Tiny Letters I Will Never Send: Part One

Part One: Mum

Dear Mum:

I think it’s often the little things we do that speaks volumes and today I heard your love so clearly through a home cooked meal.

I decided to come visit you because it was the weekends and I knew I could squeeze a free lunch out of the trip so, why not, right?

As expected, you were cooking something simply mouthwatering when I arrived – udon noodles stir-fried with chilies, sliced capsicums, carrots and portobello mushrooms. A sprinkle of salt and a dash of sesame oil later, lunch was ready to be served.

Screen Shot 2016-05-08 at 1.15.00 AM.png
sadly I didn’t think to take a picture of my own meal at the time (photo credit)

I noticed that you had fried an egg earlier and put it on the side and that seemingly insignificant gesture to others reminded me of how thoughtful you are.

It was less than a week ago that I told you about being vegan and you didn’t really understand what I meant at first. Then you completely (but respectfully) disagreed with my views. You then transitioned to becoming concerned for my health and trying to convince me to change my mind.

Despite this, you cooked the egg on the side.

Moreover, you have always been a strong willed woman and you’re well into your forties. That’s more than enough time and personality to be obstinately set in your ways. Ways that include adding eggs to udon noodles because you think it’s healthy and adds flavour to the dish even after everything I’ve said about them.

Despite this, you cooked the egg on the side.

You took the trouble to cook the egg separately and add it to your own plate even if it would have been easier and more enjoyable for you if you just put it into the dish because you knew that it would bother me and that mattered to you.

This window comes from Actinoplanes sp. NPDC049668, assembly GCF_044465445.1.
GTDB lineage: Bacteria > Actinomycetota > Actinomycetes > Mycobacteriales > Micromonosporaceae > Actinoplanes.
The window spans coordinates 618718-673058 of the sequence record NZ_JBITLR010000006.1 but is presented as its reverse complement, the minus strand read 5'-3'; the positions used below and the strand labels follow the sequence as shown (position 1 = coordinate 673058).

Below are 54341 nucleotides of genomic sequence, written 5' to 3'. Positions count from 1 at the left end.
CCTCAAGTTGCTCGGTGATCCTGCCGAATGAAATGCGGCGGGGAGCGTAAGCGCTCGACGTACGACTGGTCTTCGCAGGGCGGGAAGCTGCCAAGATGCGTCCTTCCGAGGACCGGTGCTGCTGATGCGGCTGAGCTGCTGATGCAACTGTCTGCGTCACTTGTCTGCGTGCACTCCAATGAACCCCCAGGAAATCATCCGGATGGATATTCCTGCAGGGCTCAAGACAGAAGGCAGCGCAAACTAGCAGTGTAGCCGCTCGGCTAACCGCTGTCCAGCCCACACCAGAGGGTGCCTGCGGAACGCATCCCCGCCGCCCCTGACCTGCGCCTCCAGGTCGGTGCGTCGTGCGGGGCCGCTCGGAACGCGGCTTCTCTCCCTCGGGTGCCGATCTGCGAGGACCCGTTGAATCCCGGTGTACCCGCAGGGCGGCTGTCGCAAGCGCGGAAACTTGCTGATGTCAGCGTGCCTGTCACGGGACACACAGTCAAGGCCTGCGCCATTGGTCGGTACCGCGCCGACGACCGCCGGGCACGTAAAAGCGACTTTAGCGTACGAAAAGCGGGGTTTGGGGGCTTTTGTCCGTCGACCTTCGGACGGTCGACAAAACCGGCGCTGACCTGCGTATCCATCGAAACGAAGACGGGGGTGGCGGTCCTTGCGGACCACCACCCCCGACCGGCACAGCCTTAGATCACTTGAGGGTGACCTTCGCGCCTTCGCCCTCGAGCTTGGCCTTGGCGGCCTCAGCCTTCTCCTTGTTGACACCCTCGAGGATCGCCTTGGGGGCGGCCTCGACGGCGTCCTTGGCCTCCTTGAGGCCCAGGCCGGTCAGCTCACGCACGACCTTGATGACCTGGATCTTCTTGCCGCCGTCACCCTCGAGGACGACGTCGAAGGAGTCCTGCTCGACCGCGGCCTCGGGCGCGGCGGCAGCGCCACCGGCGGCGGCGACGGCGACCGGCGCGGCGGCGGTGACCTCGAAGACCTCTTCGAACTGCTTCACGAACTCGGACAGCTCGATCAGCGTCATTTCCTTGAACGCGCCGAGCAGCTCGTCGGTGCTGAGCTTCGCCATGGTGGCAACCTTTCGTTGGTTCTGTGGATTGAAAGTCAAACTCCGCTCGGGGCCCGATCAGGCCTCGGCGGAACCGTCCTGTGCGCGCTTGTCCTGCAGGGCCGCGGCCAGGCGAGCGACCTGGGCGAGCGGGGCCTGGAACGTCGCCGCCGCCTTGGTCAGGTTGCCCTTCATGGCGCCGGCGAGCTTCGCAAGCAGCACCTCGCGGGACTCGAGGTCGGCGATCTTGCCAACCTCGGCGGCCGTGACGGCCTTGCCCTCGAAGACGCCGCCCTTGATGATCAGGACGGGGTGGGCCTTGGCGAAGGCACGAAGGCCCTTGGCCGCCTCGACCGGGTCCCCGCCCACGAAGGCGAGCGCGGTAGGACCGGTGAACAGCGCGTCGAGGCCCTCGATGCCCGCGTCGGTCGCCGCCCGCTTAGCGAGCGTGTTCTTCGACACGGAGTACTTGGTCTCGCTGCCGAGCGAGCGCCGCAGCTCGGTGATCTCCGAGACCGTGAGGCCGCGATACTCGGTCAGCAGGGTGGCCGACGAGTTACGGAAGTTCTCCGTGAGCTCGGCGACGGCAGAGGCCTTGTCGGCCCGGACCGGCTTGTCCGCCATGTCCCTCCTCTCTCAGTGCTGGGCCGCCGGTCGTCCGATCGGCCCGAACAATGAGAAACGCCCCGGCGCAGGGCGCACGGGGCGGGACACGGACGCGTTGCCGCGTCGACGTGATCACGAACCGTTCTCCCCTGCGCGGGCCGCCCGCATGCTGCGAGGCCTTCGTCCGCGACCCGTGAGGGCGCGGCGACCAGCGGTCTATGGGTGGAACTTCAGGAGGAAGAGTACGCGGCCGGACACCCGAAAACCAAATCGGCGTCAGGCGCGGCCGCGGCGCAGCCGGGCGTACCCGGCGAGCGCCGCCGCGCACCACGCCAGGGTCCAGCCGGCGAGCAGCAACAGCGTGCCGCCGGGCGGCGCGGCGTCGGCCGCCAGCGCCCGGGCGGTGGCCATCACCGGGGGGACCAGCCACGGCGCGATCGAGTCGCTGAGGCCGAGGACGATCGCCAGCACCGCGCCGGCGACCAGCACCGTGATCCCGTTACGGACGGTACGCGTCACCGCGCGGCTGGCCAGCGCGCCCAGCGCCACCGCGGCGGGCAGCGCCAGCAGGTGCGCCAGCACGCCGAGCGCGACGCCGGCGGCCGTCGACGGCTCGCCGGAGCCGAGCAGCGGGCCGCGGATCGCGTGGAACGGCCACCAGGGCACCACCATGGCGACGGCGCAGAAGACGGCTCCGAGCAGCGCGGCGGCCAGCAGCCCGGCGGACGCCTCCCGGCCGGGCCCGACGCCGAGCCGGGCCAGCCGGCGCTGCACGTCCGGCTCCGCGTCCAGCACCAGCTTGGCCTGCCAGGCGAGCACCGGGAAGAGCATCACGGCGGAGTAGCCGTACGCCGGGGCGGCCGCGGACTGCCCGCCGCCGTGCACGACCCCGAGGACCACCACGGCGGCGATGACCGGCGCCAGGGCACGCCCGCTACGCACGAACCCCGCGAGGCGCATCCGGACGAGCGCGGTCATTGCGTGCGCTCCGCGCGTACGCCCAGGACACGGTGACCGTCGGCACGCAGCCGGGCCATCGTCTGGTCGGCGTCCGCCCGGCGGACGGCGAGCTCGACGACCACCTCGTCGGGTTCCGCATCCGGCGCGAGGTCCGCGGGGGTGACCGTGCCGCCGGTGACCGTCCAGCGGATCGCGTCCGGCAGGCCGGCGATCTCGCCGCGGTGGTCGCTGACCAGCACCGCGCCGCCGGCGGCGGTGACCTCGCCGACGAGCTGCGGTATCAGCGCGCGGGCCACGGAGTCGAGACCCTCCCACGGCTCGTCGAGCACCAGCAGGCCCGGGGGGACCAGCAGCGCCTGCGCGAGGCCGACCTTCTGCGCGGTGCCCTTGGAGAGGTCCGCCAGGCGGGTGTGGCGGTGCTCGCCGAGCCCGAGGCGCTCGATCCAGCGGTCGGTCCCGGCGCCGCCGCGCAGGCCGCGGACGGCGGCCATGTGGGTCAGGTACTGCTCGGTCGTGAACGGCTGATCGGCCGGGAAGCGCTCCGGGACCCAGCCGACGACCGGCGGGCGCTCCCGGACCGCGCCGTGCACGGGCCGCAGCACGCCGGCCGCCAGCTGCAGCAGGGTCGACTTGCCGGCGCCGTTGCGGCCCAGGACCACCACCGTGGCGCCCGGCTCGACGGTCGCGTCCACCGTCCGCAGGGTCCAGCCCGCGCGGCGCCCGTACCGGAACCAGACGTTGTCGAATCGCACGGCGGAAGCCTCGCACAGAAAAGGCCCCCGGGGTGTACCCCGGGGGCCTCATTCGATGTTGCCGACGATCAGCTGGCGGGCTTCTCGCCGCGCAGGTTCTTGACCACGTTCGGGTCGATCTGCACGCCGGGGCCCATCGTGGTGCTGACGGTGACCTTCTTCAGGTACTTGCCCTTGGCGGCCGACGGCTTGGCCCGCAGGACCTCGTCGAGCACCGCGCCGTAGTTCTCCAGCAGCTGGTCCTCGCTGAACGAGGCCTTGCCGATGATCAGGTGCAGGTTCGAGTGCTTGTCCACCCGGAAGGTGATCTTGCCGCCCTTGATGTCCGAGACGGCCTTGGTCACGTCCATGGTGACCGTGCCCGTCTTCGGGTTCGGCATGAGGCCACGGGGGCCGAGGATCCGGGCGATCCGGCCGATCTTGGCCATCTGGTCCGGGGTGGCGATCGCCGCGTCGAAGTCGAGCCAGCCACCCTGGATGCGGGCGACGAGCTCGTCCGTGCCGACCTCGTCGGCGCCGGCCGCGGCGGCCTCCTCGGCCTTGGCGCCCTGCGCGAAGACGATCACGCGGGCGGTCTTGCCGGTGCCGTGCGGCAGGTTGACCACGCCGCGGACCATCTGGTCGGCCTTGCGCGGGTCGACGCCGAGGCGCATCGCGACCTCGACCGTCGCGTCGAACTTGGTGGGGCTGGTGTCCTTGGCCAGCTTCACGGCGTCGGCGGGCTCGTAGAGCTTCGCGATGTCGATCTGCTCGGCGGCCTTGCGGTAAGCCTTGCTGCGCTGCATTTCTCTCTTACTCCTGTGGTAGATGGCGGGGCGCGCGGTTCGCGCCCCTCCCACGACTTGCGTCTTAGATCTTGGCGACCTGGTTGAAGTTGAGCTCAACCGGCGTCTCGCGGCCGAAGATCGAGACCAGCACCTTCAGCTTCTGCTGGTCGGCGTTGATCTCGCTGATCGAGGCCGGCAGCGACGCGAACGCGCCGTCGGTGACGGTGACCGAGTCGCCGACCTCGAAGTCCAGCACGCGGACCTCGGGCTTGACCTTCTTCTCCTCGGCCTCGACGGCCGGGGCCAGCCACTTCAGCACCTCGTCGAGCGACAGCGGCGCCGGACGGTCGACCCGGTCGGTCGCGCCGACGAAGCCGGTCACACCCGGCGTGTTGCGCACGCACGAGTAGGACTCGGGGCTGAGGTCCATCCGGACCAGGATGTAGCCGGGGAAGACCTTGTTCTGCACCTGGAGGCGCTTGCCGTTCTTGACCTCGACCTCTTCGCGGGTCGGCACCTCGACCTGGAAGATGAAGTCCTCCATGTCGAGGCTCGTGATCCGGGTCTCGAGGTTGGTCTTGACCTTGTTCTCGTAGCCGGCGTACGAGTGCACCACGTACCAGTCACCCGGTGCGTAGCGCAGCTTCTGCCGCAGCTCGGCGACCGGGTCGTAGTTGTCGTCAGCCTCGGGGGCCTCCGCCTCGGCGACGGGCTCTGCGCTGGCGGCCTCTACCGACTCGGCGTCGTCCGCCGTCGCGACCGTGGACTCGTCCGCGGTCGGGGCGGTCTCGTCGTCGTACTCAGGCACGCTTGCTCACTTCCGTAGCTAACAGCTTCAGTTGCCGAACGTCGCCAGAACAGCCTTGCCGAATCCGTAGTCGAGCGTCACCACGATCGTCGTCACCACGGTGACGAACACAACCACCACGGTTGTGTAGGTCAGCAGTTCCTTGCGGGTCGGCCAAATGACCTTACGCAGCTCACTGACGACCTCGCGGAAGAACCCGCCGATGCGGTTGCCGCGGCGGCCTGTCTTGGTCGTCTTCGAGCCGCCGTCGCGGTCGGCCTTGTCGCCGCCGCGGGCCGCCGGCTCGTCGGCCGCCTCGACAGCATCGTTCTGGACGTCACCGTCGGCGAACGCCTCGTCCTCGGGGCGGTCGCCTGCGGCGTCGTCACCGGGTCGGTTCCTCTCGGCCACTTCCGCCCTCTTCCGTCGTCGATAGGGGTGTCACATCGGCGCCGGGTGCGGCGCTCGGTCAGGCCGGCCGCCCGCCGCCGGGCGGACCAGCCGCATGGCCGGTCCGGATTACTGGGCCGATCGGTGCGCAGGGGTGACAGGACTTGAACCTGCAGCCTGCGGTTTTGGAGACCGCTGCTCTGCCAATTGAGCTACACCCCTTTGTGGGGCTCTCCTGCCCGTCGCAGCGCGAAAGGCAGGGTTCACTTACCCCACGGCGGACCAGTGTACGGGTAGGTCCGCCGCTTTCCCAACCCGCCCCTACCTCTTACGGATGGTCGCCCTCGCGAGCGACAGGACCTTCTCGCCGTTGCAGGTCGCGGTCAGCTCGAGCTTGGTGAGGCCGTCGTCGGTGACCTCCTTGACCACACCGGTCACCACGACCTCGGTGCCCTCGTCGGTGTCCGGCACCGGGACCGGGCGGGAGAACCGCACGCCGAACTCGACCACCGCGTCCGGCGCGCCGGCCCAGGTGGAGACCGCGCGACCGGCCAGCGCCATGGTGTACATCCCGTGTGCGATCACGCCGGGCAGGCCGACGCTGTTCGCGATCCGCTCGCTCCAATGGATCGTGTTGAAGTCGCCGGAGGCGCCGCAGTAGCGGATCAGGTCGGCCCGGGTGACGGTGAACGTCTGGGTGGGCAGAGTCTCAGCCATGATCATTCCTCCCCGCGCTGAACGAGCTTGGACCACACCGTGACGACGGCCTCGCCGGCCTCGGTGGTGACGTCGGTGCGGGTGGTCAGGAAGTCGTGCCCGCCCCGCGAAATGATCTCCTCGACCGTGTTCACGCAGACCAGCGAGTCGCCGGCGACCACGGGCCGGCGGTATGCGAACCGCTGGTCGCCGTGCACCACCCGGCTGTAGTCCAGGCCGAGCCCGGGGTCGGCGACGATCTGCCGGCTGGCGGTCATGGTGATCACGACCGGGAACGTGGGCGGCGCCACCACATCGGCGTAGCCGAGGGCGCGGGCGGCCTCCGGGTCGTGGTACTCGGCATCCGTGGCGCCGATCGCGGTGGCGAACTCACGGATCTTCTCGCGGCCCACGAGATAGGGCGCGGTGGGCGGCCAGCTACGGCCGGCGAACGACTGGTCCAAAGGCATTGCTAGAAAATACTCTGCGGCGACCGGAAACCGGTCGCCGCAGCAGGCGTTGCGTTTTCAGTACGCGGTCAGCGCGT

Thank you mum, that was one of the most delicious and meaningful meals I have ever eaten. Thank you for always trying your best to respect, understand and love me even though you may not always support everything I do.

I haven’t made it easy either, I am definitely not getting an award for being the best daughter of the year any time soon. I think the last time I gave you something for Mother’s Day was before I entered high school (and that was a ‘card’ I wrote on the back of a fake $100 bill I printed on A4 paper and your name stitched onto fabric I claimed could be used as a phone case at that).

Sorry for tuning you out in favour of the arrogant whispers of my ego that I knew better and that I could do everything myself. It has taken me 18 years to figure out that I don’t have to treat you with childhood reverence or teenage contempt. I don’t quite know what this stage entails but I do know that I love you too and it’s about time I start treating you how you’ve always tried to treat me.

It’s Mother’s Day tomorrow and I promise to make yours a happy one in any way I can.


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